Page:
Pellet Stove Safety
The cost of heating a home can account for almost 30 percent of the annual utility expense for a typical residence.1 Managing the high cost of heating a home is one of the top reasons why an increasing number of homeowners seek alternative methods to stay warm during the colder months.
Some homeowners use a pellet stove as a primary or secondary heat source during the cooler months. While these types of stoves can be convenient and economical, it is important to follow some critical guidelines and safety precautions when considering installing and operating pellet stoves.
What Is a Pellet Stove?
A pellet stove is a device that burns compressed pellets made of wood or other natural substances known as biomass to create a source of heat. Wood pellets often consist of compressed sawdust, chips, bark and other wood byproducts. Pellet stoves are certified by the United States Environmental Protection Agency (EPA) to be between 70% and 83% efficient as a heat source.2 These stoves are on par with today’s moderately efficient heating systems.3
How Does a Pellet Stove Work?
Pellet stoves can be standalone units or fireplace inserts. There are also pellet-fueled furnaces available, which can heat a complete home or support another heating system.
A pellet stove has a combustion blower that draws outside air into the unit through a fresh-air vent and then extracts smoke out through an exhaust vent. There may also be a convection blower that draws room air into the stove and recirculates heated air into the room through a series of heat-exchange tubes.
Some stoves come with an electronically controlled automated pellet feed, which makes them easier to use than traditional models. A programmable thermostat controls the pellet feed. Some also come with automated cleaning systems, which means you don’t have to empty the stove for cleaning as often.
What if the Power Goes Out?
Pellet stoves require electricity to feed pellets into the burn pot and to run ventilation fans, so your pellet stove will not run properly without a source of electricity. If there is a power outage, smoke can build up in the pellet stove. Make sure your stove has a battery backup to keep fans running long enough to consume the pellets in the combustion chamber. Consult a licensed electrician if you are considering connecting your pellet stove to a generator.
Safety Precautions for Pellet Stoves
When using a pellet stove, there are a few best-practices and safety measures you should follow:
- Avoid burns. Be careful when you are near your pellet stove, especially near the glass on the front. Consider putting a guard or gate around your pellet stove to help protect younger children and pets from getting too close to it.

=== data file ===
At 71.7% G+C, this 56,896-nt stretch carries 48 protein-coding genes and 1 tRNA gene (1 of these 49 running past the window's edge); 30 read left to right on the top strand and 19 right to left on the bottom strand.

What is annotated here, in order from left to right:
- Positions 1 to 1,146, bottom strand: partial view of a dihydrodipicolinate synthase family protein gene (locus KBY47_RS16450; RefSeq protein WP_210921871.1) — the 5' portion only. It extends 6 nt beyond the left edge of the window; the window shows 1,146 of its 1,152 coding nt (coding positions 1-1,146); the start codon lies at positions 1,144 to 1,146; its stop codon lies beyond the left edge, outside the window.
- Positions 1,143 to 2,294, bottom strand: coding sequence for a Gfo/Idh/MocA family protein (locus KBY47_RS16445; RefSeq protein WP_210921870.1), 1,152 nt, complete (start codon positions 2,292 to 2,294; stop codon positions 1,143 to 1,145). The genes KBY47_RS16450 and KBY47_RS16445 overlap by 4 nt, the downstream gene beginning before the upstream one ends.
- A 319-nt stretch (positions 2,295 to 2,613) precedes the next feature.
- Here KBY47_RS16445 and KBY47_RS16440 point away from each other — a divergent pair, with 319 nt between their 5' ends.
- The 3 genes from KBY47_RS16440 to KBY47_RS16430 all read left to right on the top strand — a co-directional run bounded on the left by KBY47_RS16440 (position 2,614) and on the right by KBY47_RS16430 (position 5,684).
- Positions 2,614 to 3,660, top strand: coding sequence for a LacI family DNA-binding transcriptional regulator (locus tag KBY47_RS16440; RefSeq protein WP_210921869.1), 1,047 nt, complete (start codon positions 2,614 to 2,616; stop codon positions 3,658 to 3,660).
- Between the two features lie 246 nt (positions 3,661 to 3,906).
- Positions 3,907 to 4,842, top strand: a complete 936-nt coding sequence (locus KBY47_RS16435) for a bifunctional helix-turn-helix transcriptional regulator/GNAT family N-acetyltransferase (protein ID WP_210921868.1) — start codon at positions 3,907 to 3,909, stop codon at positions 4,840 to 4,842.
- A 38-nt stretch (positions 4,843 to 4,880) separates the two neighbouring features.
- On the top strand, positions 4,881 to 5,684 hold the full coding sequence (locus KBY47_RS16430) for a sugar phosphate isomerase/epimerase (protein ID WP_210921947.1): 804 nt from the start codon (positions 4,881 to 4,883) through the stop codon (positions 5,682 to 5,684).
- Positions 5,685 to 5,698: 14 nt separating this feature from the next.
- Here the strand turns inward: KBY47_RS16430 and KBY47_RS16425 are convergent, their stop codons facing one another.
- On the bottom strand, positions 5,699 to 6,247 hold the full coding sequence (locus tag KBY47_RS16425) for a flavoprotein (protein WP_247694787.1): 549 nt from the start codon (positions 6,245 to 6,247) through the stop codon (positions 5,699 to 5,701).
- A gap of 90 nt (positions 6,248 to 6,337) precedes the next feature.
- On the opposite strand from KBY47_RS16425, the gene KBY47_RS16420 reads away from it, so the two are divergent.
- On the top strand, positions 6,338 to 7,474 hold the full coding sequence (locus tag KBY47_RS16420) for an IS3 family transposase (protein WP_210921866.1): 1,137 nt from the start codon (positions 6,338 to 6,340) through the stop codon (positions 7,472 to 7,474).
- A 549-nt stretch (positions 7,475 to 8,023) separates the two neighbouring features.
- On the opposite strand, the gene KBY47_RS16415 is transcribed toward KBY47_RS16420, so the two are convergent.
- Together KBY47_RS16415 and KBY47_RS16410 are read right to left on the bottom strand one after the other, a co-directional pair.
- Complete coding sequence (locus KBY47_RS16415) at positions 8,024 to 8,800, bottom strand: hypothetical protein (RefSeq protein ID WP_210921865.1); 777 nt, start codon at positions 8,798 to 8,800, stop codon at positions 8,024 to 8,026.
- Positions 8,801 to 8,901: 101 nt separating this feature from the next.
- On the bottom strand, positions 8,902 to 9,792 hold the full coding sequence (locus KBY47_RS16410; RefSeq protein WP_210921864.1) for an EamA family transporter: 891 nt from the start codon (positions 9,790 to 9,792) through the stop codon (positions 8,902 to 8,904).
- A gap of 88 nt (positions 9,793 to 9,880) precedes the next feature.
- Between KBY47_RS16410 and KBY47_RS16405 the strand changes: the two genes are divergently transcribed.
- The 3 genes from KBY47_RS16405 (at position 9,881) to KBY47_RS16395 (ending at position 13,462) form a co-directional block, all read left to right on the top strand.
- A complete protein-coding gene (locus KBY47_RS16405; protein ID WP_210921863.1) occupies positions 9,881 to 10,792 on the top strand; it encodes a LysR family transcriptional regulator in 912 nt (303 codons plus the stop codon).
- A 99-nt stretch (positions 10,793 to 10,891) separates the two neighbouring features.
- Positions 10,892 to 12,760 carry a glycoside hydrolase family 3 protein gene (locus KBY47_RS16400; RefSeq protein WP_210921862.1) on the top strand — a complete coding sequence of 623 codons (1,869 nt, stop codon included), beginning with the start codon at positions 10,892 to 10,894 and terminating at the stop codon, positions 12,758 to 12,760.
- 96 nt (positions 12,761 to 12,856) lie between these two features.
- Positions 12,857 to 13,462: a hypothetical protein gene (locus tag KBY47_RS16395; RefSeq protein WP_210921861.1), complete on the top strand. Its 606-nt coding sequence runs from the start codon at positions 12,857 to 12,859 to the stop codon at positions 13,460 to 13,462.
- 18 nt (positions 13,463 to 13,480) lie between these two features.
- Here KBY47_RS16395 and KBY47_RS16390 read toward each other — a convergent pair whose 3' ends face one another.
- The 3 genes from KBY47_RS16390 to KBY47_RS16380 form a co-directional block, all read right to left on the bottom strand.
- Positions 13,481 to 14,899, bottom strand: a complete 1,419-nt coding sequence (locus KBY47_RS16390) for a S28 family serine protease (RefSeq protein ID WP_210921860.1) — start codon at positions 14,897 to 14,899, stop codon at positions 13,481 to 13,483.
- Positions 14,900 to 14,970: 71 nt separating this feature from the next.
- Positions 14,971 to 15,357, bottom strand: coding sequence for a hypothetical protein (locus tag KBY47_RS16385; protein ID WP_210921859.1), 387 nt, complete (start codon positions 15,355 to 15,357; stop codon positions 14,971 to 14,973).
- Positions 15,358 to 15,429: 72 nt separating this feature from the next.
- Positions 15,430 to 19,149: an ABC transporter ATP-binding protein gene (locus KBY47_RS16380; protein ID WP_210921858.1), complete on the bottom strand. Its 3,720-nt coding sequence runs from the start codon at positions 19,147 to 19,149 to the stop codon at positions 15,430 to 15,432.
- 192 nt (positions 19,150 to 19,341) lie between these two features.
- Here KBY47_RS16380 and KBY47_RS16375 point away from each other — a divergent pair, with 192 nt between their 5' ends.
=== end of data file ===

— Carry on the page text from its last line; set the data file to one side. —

- Install carbon monoxide (CO) detectors to help alert you to potentially dangerous carbon monoxide levels. Install CO detectors on every level of the home, in the vicinity of each sleeping area and in other locations required by any applicable laws/building codes. Make sure you replace the batteries before each heating season. If you hear the CO alarm, immediately move to fresh air and call 911.
- Dispose of hot ashes safely. Place ashes in a metal container with a lid. Do not put hot ashes in garbage cans or near combustible items. Store the container outside and away from the house.
- Inspect and clean it regularly. Have your stove and vent inspected and ensure cleanings are performed on appropriate intervals to keep it functioning properly. Make sure you know which type of system you have and follow the manufacturer’s cleaning and maintenance directions. Verify that no combustible materials are being stored on top of or around the stove.
- Follow the manufacturer’s instructions for use and maintenance, and schedule routine maintenance to be performed by an experienced professional.
- Use only recommended pellets. Confirm that you are using the correct type of pellets recommended by the manufacturer (premium, standard and all others — classified by ash content) to help your stove operate safely and efficiently. Poor efficiency can lead to increased maintenance and poor performance.
Important: Learn how to properly clean your pellet stove, do it regularly, and have a professional inspect and clean it once a year.
Pellet Stove Installation
Pellet stove installation should only be performed by a licensed and/or certified professional installer. (See National Fireplace Institute: https://www.nficertified.org/). Improper installation can potentially lead to fire, smoke damage and/or carbon monoxide (CO) poisoning. Make sure your installer obtains a permit from your local municipality when installing a pellet stove to help ensure that it meets current building codes. Consult with your local building official and the manufacturer's guidelines to understand the safe minimum distance to combustible materials.
Consider consulting with a professional before purchasing a pellet stove, to help determine the size and type that will best fit your heating needs.
Buying a Used Pellet Stove
If you purchase a used pellet stove or move into a home that has a pellet stove installed, be sure to have a professional fully inspect the unit and the vent before you use it. Have the inspector look for pre-existing damage or older technology that may be problematic, and have the issues repaired before you use the stove.
It’s a good idea to check with your local independent agent or Travelers representative when you install a pellet stove to find out if you need to update your coverage.
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